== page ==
Jury duty just isn't that bad

Fred McCormick

For most people who receive a jury duty summons in the mail, the reaction is similar. There’s an immediate rolling of the eyes or some sort of deep sigh or whatever audible expression of grief the recipient of the letter finds appropriate in that moment.

I did the exact same thing when I received the notice. I looked up and said out loud to nobody in particular, “How am I going to find time to do this?”

Yet knowing that showing up on Oct. 5 was my civic duty, I figured I would just try to make the best of it.

Fred McCormick

But my experience revealed something you rarely hear about jury duty, which is that not only is it not that bad, it’s actually interesting and pleasant.

The Buncombe County Courthouse, located just off of College Street on the east side of downtown Asheville, is on the National Park Service’s National Register of Historic Places.

The county commission turned to the firm of Milburn, Heister & Company to design the building in December 1926. The firm’s founder, Frank Pierce Milburn, had passed away just months before and his son, Thomas Y. Milburn, took over the firm. Two years later the building was complete and much of the inside of the original structure looks as though it’s frozen in time.

However, as I approached the new court building, which adjoins the the old one, at around 8:30 a.m. I couldn't stop thinking, “I sure do hope they have coffee and wi-fi in there.”

I was so impressed with the Buncombe County Courthouse that I took a picture of it during my extended lunch break on my first day of jury duty.

And they had both.

As a matter of fact, the 50-60 people that were called to the courthouse for jury duty that day were all greeted by the friendly face and voice of Buncombe County jury clerk, Dianne Jamerson, who also let us know that coffee was available in the adjacent kitchen of the jury suite.

The wi-fi passcode was front and center for all to see, right under the giant flat screen TV, which was tuned into HGTV. I was so impressed I tweeted that jury duty was a lot like spending a Saturday at my house.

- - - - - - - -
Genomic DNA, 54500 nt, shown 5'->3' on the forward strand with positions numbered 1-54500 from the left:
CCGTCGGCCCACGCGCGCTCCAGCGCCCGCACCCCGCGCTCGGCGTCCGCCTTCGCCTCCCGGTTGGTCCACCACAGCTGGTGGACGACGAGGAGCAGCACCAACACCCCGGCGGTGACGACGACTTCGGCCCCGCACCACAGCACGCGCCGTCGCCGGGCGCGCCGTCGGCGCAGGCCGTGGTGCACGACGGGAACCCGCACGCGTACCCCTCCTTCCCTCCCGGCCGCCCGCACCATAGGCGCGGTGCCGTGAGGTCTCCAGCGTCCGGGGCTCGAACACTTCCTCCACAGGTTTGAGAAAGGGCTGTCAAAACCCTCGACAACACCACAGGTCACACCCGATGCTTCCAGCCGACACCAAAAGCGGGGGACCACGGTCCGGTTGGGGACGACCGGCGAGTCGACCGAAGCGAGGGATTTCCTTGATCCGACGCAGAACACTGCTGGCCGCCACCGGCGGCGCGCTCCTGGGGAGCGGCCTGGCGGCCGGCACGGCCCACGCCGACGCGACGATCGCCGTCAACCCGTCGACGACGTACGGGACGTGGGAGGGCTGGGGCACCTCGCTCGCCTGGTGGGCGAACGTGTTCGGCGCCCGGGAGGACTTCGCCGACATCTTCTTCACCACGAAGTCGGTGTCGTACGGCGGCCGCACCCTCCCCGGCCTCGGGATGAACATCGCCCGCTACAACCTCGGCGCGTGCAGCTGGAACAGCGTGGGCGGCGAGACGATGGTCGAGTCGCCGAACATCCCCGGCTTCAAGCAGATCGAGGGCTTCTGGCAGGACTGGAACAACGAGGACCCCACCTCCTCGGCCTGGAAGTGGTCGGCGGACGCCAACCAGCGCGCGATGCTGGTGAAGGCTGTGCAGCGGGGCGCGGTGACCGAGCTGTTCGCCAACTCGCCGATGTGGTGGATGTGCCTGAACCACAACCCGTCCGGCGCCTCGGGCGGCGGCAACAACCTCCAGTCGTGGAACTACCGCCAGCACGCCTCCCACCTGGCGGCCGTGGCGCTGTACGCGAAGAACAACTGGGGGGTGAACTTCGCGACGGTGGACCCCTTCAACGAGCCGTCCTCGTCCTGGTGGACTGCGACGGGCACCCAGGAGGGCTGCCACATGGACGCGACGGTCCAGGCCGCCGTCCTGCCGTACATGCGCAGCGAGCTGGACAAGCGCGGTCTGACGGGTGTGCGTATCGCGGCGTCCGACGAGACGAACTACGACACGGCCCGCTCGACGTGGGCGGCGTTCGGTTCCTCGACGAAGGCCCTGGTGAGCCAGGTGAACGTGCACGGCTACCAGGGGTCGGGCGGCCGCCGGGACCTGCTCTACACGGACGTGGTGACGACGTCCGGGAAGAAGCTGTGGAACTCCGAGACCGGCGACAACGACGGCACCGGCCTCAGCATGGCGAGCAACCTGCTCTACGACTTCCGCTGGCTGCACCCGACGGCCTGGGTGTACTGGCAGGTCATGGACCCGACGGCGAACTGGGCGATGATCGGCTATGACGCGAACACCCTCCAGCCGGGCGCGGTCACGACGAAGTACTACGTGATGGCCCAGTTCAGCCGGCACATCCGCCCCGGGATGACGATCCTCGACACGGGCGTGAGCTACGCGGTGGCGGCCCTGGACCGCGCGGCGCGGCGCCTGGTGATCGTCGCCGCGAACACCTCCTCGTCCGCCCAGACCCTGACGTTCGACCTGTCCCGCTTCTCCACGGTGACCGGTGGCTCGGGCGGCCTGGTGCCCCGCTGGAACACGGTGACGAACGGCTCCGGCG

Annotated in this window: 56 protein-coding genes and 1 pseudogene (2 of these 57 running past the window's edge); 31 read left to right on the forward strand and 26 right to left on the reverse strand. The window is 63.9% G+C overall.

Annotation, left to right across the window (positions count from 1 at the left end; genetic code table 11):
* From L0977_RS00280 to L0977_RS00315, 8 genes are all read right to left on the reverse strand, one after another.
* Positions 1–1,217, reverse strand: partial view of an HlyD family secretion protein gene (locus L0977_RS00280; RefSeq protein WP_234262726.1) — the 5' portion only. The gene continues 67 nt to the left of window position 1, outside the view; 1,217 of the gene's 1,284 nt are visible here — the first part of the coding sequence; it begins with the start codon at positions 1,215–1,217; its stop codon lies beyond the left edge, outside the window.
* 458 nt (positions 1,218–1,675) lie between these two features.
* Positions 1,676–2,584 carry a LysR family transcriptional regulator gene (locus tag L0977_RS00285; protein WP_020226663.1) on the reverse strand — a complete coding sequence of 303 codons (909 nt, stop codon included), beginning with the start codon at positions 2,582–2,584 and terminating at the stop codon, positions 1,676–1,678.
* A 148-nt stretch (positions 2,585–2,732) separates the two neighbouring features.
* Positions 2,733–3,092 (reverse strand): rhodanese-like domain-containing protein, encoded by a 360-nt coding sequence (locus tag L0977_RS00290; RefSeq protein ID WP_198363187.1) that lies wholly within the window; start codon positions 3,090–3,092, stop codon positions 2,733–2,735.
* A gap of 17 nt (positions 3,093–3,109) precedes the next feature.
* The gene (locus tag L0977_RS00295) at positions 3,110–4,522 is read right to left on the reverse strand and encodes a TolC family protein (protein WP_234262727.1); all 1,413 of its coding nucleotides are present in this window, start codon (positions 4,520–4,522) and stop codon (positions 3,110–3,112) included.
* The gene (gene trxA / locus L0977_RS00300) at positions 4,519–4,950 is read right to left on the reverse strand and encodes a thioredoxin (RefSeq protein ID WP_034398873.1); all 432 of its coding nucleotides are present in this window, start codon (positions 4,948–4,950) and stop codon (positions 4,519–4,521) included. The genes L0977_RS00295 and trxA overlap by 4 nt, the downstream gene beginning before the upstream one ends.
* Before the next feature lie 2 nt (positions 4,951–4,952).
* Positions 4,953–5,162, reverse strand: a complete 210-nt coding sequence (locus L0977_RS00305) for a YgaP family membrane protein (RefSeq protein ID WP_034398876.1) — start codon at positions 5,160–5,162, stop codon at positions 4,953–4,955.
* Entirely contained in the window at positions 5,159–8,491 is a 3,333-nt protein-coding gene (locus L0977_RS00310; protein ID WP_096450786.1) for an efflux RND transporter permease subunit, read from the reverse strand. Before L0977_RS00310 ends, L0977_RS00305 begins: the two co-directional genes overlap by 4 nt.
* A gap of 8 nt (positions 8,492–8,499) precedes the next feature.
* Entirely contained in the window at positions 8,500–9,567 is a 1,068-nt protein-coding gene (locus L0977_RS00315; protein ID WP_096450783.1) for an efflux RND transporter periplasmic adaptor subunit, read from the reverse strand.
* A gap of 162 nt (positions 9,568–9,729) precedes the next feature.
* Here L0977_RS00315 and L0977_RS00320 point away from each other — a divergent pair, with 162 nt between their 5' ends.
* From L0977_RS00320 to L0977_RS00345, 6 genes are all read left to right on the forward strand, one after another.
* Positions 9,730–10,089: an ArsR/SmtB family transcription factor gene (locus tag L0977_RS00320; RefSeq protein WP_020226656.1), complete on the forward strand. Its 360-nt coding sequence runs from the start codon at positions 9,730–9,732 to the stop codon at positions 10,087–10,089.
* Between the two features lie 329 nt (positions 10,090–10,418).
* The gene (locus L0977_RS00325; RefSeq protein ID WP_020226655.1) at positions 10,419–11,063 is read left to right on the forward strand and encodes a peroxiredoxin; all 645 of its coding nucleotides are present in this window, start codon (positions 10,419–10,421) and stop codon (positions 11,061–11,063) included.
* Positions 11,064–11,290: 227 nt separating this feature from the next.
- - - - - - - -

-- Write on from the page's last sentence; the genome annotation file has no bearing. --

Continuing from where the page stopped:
Although it wasn’t exactly like a weekend at home, it was really comfortable. We were dismissed for lunch at 11:30 a.m. when it became clear we would not be called to the courtroom before noon.

I used the extended lunch break to explore downtown Asheville. And its tacos.

We were called to the courtroom a little after 3 p.m. where we were briefed on the trial by the judge. We were told that we would be seated in groups of 12 and asked questions by attorneys from both sides. I was in the first group called to the jury box.

After 13 (12 juror and one alternate) of us were selected, we were instructed to return the next day for the trial. The trial got underway around 10 a.m and the prosecution wrapped up before lunch. The defense did not present a case, and we returned to deliberate around 2 p.m.

While television court dramas rely heavily on tense interactions to entertain viewers, our deliberation was smooth. We all had similar interpretations of the evidence presented. We reached a verdict in under 30 minutes.

After our verdict was read, more than half of us returned to the courtroom to witness sentencing. As we exited the courthouse, having fulfilled our civic duty for at least two years, we all agreed on another point - our justice system offers those accused of a crime the opportunity for a trial to be decided by a jury of their peers. Going to the courthouse every now and then to hold up your end of the bargain is a really small price to pay.